It’s not all doom and gloom for the British consumer. Retail sales are up by 0.3% m/m, on top of a small upwards revision. Year over year, sales are down 0.3%, a bit better than -0.6% predicted. Excluding fuel, the volume is up by 0.1% and down 0.3%, all the figures are a bit above expectations.
GBP/USD is ticking up in range, but not going anywhere fast. It is important to that the pound is vulnerable to the political turmoil, internal and external.
The United Kingdom was expected to report a small rise of 0.1% in retail sales in October after a fall of 0.8% in September (before revisions). Year over year, a drop of 0.6% was expected after 2.3% beforehand. Excluding fuel, a fall of 0.4% was projected m/m and 0% y/y.
Reports from the BRC, Visa, and Barclays all pointed to a slowdown in consumer spending, so perhaps real expectations were even lower.
GBP/USD was trading around 1.3160 ahead of the publication, marginally lower on the day but nothing earth-shattering. All in all, cable sticks to the 1.3030 to 1.3320 range.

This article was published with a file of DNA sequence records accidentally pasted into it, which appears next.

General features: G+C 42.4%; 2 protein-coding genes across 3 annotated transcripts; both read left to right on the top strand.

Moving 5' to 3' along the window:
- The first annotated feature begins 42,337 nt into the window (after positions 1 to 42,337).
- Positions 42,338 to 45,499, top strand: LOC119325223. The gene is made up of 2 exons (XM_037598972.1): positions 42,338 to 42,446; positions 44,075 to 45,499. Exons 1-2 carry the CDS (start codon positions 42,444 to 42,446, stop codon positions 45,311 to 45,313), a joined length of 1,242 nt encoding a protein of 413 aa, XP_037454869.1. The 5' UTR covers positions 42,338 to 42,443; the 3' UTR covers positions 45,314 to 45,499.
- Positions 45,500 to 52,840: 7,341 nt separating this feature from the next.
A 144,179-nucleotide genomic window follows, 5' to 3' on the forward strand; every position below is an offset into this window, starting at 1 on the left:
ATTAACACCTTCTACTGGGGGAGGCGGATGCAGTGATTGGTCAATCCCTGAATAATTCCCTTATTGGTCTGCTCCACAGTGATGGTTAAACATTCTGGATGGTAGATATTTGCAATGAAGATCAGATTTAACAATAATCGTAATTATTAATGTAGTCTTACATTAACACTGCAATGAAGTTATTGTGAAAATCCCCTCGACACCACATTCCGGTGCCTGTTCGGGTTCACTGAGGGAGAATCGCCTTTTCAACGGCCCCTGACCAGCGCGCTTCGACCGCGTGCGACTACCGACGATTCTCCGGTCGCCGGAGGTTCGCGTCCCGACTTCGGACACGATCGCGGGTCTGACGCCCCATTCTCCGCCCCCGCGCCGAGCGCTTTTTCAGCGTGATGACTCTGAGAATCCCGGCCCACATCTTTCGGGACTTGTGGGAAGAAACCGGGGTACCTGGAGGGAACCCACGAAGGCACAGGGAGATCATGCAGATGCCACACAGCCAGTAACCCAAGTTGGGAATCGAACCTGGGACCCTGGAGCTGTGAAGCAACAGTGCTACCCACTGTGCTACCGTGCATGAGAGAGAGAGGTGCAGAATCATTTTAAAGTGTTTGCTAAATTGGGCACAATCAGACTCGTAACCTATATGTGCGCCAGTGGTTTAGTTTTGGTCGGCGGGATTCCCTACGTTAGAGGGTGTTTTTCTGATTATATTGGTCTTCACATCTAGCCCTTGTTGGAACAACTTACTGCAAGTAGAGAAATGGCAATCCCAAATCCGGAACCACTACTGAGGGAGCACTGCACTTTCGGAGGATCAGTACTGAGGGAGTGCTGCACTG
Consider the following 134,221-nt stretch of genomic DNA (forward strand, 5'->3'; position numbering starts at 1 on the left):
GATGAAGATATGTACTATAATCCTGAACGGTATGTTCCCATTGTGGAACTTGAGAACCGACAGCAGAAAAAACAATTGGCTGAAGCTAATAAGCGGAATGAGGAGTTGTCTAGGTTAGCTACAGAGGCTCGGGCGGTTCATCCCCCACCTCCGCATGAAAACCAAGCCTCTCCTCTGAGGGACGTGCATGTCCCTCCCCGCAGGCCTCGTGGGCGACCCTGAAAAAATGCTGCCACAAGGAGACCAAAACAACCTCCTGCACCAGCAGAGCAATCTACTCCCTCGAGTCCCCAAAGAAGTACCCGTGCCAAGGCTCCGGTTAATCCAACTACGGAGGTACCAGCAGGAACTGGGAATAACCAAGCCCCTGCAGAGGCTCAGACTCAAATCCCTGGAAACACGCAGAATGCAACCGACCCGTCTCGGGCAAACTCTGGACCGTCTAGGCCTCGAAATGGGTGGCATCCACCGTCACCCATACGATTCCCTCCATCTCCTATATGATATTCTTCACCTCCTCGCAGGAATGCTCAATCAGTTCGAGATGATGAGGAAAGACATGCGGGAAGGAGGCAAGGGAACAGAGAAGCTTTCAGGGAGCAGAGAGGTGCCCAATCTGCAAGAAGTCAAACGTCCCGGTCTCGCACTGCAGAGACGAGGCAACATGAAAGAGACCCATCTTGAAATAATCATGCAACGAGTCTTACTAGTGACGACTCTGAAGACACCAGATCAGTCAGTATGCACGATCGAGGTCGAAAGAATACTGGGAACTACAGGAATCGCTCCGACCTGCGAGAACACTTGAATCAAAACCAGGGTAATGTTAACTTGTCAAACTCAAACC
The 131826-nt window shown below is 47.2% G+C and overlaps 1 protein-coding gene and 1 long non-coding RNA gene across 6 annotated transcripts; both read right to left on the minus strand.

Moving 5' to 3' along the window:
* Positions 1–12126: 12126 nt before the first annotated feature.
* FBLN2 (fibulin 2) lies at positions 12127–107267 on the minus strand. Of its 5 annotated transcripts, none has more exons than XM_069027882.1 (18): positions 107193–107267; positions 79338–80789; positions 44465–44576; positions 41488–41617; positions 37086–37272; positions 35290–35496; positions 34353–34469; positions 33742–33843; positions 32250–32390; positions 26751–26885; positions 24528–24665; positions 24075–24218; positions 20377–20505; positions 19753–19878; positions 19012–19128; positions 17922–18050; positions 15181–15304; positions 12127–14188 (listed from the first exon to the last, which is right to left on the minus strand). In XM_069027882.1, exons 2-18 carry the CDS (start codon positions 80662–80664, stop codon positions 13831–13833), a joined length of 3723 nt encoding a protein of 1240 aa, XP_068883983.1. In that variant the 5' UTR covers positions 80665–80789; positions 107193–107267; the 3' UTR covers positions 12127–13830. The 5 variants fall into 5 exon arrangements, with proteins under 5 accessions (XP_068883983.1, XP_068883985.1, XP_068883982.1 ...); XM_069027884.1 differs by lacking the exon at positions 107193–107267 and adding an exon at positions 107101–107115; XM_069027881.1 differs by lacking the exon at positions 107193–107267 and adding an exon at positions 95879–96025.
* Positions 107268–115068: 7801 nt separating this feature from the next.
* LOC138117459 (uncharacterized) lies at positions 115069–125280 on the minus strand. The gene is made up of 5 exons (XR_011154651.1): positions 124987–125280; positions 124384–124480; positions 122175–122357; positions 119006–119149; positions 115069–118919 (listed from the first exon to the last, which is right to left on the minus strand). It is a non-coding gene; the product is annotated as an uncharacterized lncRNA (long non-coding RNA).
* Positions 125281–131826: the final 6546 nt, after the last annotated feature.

We already had a few major releases in the UK this week. Inflation remained unchanged at 3%, falling short of expectations for a rise. The jobs report was positive, with wages increasing by 2.2%, a beat on estimations, but the lack of a meaningful reaction exposed Sterling’s weakness.
Brexit remains in the limelight. Fresh reports suggest that UK PM Theresa May is leaning towards offering a bigger “divorce bill” towards the EU. That should be helpful for the pound as talks have been stuck so far. The PM also faces her own rebellion from some 40 Tories. The pound has quite a few issues.Get the 5 most predictable currency pairs